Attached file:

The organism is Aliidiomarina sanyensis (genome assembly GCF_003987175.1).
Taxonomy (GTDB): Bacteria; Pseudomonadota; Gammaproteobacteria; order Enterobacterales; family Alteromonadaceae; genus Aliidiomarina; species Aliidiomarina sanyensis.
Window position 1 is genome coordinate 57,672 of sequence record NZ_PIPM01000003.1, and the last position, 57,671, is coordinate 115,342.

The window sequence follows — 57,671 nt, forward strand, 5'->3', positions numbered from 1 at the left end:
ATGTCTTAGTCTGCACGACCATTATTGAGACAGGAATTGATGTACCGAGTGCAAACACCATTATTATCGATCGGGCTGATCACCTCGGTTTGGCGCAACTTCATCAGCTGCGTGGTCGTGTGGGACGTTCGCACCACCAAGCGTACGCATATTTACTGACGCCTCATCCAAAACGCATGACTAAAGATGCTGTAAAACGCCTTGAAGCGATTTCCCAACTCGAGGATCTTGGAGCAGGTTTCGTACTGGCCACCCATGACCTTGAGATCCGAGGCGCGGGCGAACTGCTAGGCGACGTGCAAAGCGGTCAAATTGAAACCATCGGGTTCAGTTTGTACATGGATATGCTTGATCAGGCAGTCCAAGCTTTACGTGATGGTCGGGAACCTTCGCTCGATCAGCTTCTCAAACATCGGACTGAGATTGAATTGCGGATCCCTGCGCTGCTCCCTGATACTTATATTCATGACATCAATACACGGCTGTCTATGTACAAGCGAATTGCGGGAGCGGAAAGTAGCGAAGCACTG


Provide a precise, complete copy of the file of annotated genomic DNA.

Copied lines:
The organism is Aliidiomarina sanyensis (genome assembly GCF_003987175.1).
Taxonomy (GTDB): Bacteria; Pseudomonadota; Gammaproteobacteria; order Enterobacterales; family Alteromonadaceae; genus Aliidiomarina; species Aliidiomarina sanyensis.
Window position 1 is genome coordinate 57,672 of sequence record NZ_PIPM01000003.1, and the last position, 57,671, is coordinate 115,342.

The window sequence follows — 57,671 nt, forward strand, 5'->3', positions numbered from 1 at the left end:
ATGTCTTAGTCTGCACGACCATTATTGAGACAGGAATTGATGTACCGAGTGCAAACACCATTATTATCGATCGGGCTGATCACCTCGGTTTGGCGCAACTTCATCAGCTGCGTGGTCGTGTGGGACGTTCGCACCACCAAGCGTACGCATATTTACTGACGCCTCATCCAAAACGCATGACTAAAGATGCTGTAAAACGCCTTGAAGCGATTTCCCAACTCGAGGATCTTGGAGCAGGTTTCGTACTGGCCACCCATGACCTTGAGATCCGAGGCGCGGGCGAACTGCTAGGCGACGTGCAAAGCGGTCAAATTGAAACCATCGGGTTCAGTTTGTACATGGATATGCTTGATCAGGCAGTCCAAGCTTTACGTGATGGTCGGGAACCTTCGCTCGATCAGCTTCTCAAACATCGGACTGAGATTGAATTGCGGATCCCTGCGCTGCTCCCTGATACTTATATTCATGACATCAATACACGGCTGTCTATGTACAAGCGAATTGCGGGAGCGGAAAGTAGCGAAGCACTG